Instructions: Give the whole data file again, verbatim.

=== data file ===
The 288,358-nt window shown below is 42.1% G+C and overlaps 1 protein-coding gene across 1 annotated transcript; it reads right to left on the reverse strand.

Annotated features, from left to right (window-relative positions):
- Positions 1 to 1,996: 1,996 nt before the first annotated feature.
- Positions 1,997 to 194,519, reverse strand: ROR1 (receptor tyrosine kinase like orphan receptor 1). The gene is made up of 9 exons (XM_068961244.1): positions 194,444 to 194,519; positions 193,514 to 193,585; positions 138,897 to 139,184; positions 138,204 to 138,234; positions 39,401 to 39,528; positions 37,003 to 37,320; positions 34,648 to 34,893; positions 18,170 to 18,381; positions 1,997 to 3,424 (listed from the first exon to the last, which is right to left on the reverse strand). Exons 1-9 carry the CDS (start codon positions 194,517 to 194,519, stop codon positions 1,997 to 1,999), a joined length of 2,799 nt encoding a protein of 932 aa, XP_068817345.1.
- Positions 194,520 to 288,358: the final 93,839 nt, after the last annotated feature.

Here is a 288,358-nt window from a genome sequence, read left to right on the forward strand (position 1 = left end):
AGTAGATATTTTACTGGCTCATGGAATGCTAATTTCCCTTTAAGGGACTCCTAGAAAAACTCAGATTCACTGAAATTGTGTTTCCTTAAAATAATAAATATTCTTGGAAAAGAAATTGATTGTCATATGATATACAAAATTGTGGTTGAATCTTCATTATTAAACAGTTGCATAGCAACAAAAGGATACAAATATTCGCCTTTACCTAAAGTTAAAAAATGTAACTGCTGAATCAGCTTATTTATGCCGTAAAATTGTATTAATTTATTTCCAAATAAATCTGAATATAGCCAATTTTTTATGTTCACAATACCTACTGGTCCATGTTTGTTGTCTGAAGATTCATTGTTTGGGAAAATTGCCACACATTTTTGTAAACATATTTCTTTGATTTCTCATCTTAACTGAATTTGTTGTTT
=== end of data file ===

The 288,358-nt window shown below is 42.1% G+C and overlaps 1 protein-coding gene across 1 annotated transcript; it reads right to left on the reverse strand.

Annotated features, from left to right (window-relative positions):
- Positions 1 to 1,996: 1,996 nt before the first annotated feature.
- Positions 1,997 to 194,519, reverse strand: ROR1 (receptor tyrosine kinase like orphan receptor 1). The gene is made up of 9 exons (XM_068961244.1): positions 194,444 to 194,519; positions 193,514 to 193,585; positions 138,897 to 139,184; positions 138,204 to 138,234; positions 39,401 to 39,528; positions 37,003 to 37,320; positions 34,648 to 34,893; positions 18,170 to 18,381; positions 1,997 to 3,424 (listed from the first exon to the last, which is right to left on the reverse strand). Exons 1-9 carry the CDS (start codon positions 194,517 to 194,519, stop codon positions 1,997 to 1,999), a joined length of 2,799 nt encoding a protein of 932 aa, XP_068817345.1.
- Positions 194,520 to 288,358: the final 93,839 nt, after the last annotated feature.

Here is a 288,358-nt window from a genome sequence, read left to right on the forward strand (position 1 = left end):
AGTAGATATTTTACTGGCTCATGGAATGCTAATTTCCCTTTAAGGGACTCCTAGAAAAACTCAGATTCACTGAAATTGTGTTTCCTTAAAATAATAAATATTCTTGGAAAAGAAATTGATTGTCATATGATATACAAAATTGTGGTTGAATCTTCATTATTAAACAGTTGCATAGCAACAAAAGGATACAAATATTCGCCTTTACCTAAAGTTAAAAAATGTAACTGCTGAATCAGCTTATTTATGCCGTAAAATTGTATTAATTTATTTCCAAATAAATCTGAATATAGCCAATTTTTTATGTTCACAATACCTACTGGTCCATGTTTGTTGTCTGAAGATTCATTGTTTGGGAAAATTGCCACACATTTTTGTAAACATATTTCTTTGATTTCTCATCTTAACTGAATTTGTTGTTT